Emerging markets are one of the big winners from the UK’s vote to leave the EU as economies have benefitted from an influx of foreign capital.
With bond yields crashing in the advanced world following the shock vote for Brexit on 23 June, Standard and Poor’s (S&P) said “yield-hungry investors” had flocked to more exotic assets.
The ratings agency found that in the week to 15 July inflows into emerging market portfolios were are their highest level in nearly three years, since the Us Federal Reserve delayed its decision to taper its quantitative easing programme in September 2013.
“While emerging market currencies and equities suffered losses in the immediate aftermath of the UK referendum, foreign capital quickly returned,” S&P said.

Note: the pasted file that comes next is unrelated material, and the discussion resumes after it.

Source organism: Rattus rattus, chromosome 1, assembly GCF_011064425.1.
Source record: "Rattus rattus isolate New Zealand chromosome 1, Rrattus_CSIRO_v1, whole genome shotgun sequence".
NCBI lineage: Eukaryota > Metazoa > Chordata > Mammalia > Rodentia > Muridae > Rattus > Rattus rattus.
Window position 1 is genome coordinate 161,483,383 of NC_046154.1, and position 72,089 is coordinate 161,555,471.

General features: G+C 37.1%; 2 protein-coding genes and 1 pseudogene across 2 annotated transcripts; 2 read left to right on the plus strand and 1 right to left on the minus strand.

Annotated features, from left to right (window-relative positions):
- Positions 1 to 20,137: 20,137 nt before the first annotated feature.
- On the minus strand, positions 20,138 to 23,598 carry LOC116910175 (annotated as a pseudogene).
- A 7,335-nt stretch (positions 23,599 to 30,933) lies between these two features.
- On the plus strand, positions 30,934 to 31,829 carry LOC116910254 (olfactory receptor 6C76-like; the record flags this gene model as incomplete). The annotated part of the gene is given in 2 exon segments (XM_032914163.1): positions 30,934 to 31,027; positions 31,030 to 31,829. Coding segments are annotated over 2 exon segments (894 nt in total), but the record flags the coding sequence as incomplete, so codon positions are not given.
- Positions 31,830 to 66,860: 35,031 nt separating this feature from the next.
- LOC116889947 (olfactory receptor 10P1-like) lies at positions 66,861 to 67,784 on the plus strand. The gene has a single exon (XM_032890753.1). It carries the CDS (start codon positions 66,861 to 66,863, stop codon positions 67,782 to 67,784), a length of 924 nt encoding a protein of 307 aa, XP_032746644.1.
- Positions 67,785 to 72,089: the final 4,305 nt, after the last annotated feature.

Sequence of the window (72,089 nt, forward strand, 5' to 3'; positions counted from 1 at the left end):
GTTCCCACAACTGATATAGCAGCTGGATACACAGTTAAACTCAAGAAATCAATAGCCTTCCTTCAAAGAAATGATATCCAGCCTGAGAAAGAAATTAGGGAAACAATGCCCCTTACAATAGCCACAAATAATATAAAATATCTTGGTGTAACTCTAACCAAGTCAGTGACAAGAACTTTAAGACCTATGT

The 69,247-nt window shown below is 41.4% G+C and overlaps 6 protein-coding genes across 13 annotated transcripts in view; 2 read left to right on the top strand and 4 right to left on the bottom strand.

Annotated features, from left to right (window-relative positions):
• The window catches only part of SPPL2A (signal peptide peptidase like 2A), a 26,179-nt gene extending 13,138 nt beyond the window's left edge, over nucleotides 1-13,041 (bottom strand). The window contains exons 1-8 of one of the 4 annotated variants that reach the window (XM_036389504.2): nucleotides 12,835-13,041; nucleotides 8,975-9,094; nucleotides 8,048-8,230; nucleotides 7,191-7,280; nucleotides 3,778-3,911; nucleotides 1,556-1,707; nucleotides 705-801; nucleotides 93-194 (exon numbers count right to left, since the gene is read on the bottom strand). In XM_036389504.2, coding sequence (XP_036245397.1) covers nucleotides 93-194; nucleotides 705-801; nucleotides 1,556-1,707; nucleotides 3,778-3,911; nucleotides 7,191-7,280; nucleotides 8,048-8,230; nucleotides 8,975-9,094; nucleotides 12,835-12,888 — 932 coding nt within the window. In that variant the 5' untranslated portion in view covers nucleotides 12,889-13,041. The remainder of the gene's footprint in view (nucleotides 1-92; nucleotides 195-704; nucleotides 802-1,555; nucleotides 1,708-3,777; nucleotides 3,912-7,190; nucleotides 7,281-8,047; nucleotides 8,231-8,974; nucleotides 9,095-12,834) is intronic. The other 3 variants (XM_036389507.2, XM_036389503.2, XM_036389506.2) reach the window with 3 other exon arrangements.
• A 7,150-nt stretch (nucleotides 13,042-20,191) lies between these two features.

However, not all up-and-coming economies were winners. Eastern Europe, for instance, is seen as too connected to the events in Europe to benefit from anybody looking for a new home for their cash.
“Investors seem to be concerned about Brexit’s possible second-round effects on Eurozone growth and therefore on central and eastern European economies”.
S&P added the boom in income may prove to be short-lived, with tentative signs influx levels were already beginning to peter out. However, a fresh bout of looser monetary policy in the UK, the Eurozone and Japan could push yields even lower in advanced economies and sustain the momentum.